Freddie’s Story

freddie

Soon after he was born, I noticed that Freddie’s fingers and toes looked a bit blue. I mentioned it to the midwife, but she was quick to dismiss it and so I thought nothing more of it and took Freddie home. However, Freddie started to lose weight quickly and he wasn’t breast feeding properly. Alarm bells started to ring and when the health visitor came to see Freddie at about two weeks old, she knew straight away that something wasn’t right. She arranged for us to see the GP later that afternoon.

“I remember feeling really guilty – thoughts like ‘What did I do in my pregnancy to cause this?’ kept running through my mind”

Barely two hours after the health visitor had left, there was a knock on the door and I was shocked to find our GP standing in the doorway! Obviously, whatever the health visitor had said had concerned him enough to decide to make a house call straight away. He diagnosed jaundice and said Freddie would need light therapy for it. Then he listened to the heart. He said that he could hear a heart murmur – something was wrong with Freddie’s heart and we would need to get it looked at immediately. I can’t describe how hard it was to hear that. I just remember my knees going weak and almost collapsing to the floor. My mind went blank as I tried to take in what he was saying.

After the GP left, I think I just fell apart – I was a complete and utter mess. It felt as though I’d closed my eyes the night before when all was still well in our lives, only to wake up to a real life nightmare – it was horrible. I remember having to phone my husband David at work and tell him that our baby had a heart problem. It’s not until I actually said those words out loud that the reality of it hit me. Something was wrong with Freddie’s heart. I remember feeling really guilty – thoughts like

‘What did I do in my pregnancy to cause this?’ kept running through my mind.

At the local hospital, they treated Freddie for the jaundice and then did an ECG. They diagnosed the heart problem as a hole in the heart and arranged an outpatient appointment to see a specialist. Everyone was very reassuring and we were told we’d soon be given an appointment to see a cardiologist at the specialist cardiac centre. Sadly, the calm didn’t last for long as soon after this we received a call from one of the top consultants at the local hospital. He’d had a look at Freddie’s ECG results and wanted to see us straight away. He said they were expecting us to be there within the hour! Thankfully, when the consultant examined Freddie, it wasn’t as bad as he had originally thought. He went through everything very clearly and explained to us that basically we were facing a waiting game – that is, we would have to wait and see if the hole would close on its own before considering surgery.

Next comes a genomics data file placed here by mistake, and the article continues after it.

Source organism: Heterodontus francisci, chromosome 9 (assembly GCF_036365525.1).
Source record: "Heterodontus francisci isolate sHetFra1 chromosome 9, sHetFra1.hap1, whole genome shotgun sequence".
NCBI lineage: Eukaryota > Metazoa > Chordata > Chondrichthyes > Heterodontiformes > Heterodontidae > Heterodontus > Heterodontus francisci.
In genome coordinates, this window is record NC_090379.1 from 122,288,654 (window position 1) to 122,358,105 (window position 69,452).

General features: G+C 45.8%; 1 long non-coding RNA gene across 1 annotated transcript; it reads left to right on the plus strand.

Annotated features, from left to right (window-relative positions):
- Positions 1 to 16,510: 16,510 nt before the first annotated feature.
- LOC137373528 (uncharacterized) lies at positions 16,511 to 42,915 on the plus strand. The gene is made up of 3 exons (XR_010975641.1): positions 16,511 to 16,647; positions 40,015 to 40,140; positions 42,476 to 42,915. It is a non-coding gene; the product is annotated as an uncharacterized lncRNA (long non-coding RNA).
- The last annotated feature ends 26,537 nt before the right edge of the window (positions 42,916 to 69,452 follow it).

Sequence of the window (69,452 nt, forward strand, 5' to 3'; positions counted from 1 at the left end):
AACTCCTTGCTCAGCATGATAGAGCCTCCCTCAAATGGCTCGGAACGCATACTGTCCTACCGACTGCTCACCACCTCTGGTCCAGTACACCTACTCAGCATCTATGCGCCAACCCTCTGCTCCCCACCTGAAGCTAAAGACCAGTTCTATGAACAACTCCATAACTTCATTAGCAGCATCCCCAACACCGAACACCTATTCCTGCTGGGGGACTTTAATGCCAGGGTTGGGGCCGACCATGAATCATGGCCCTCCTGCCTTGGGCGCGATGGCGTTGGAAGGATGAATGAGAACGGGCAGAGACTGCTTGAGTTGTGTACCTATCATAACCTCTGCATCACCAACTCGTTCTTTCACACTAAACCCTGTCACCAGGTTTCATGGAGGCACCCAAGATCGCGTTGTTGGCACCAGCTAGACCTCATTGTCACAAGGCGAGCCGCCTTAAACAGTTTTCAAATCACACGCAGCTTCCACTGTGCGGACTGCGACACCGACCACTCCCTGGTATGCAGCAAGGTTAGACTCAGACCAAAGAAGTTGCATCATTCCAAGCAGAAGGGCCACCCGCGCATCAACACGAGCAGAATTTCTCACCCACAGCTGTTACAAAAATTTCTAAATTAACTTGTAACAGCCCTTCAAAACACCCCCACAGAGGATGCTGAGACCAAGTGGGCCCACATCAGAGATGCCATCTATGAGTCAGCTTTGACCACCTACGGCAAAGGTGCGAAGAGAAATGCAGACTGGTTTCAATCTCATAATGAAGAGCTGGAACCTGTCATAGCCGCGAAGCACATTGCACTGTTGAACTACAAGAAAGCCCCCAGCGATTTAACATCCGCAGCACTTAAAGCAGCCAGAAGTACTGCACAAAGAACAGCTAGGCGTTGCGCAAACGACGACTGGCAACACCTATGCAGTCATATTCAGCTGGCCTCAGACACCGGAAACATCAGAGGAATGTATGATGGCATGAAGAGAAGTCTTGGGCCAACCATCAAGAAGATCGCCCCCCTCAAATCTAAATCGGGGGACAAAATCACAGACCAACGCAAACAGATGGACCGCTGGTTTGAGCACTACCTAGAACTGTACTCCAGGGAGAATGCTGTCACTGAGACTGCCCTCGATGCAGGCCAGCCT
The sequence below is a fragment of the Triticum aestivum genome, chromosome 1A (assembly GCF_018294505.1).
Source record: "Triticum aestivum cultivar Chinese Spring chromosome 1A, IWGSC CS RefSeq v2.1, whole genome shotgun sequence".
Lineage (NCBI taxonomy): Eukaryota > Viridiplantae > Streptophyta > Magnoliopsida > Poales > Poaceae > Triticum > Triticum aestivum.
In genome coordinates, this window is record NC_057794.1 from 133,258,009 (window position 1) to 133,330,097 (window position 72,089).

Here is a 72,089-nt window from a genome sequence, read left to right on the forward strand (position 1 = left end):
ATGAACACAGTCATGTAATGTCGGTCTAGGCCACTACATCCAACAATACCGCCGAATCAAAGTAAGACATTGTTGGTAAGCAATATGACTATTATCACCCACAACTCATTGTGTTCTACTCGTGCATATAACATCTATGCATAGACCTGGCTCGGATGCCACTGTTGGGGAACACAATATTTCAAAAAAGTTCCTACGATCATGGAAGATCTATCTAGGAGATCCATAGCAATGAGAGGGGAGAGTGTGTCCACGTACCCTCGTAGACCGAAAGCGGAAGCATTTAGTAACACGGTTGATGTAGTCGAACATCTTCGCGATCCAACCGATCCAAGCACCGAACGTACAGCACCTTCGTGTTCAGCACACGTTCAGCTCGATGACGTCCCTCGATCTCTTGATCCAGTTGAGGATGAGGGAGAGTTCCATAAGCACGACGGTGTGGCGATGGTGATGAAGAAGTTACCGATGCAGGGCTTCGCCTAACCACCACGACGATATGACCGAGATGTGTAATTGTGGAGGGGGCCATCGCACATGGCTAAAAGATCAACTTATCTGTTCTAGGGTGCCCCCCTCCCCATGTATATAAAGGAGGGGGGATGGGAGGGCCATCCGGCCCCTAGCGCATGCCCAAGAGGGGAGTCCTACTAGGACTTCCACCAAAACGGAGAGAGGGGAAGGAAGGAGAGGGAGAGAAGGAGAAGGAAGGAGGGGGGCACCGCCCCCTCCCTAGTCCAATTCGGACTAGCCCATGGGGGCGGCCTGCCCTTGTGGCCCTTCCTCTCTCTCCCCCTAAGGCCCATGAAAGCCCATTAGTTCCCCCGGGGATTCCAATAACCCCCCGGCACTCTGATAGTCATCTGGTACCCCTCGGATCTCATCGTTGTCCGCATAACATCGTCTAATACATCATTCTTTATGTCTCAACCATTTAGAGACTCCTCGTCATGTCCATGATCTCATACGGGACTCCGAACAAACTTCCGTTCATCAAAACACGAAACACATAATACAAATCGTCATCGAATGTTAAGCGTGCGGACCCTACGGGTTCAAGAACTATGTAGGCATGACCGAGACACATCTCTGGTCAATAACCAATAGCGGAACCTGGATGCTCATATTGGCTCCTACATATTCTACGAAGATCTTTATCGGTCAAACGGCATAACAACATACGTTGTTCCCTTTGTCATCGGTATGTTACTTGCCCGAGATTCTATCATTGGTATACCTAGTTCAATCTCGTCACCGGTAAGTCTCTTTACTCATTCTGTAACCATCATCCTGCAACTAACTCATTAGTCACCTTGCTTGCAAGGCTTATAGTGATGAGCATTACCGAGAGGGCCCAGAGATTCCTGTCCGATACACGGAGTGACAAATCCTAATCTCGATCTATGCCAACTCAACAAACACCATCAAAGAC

Over the next couple of years, we made frequent trips to the heart centre as they monitored Freddie’s hole in the heart. Freddie was quite poorly once he started to crawl and walk, possibly because his heart was having to work harder. He would pick up infections really easily too and was always having to take antibiotics. Over time, Freddie became more and more unwell, the chest infections got worse and we found ourselves in and out of the local hospital a lot.

Then came the day when we had to face what we had been dreading all along. It was during one of the follow-up appointments at the heart centre when Freddie was about two and a half years old. The doctor did an ECG and ECHO as normal, but this time, instead of telling us that everything was going ok, he said that he might have to refer Freddie for surgery. We were absolutely floored by the news. Up until then, we’d learnt to come to terms with life and treating Freddie with medicines. But this was unknown territory – they were putting surgery into the melting pot now as well. They were going to open up his chest! The hospital was fantastic though. They arranged a pre-op visit to the ward and an appointment with the surgeon and the cardiac liaison nurses, which helped to put a lot of our fears to bed. Fortunately, when the time for surgery came, it all went really well. Freddie was in intensive care for only two days after the op and we were able to take him home soon after. He went on to recover quickly and we were able to gradually wean him off the medicines.

I’m delighted to say that Freddie has been as fit as a fiddle ever since his surgery. He still needs his rest and is normally tucked up in bed by 7pm every night, but he’s not restricted in any way. He’s a happy, healthy five year old with a smile that would brighten up anyone’s day!

“Children’s Heart Federation has been part and parcel of Freddie’s journey.”

It’s an amazing feeling, thinking back through all the ups and downs we have come through since that fateful day when we first found out that there was a problem with Freddie’s heart. In the beginning, I remember how scared I was and how lost we all felt. The support we received from Children’s Heart Federation during that initial period was invaluable. Ever since I found out about them, they have been a real crutch for us as a family. They have given us advice and information every step of the way and put us in touch with other parents and support networks. When Freddie was due to have his surgery, Children’s Heart Federation sent us a boy version of their Molly’s Dolly, which he cherishes and has named ‘Little Freddie’. In short, Children’s Heart Federation has been part and parcel of Freddie’s journey.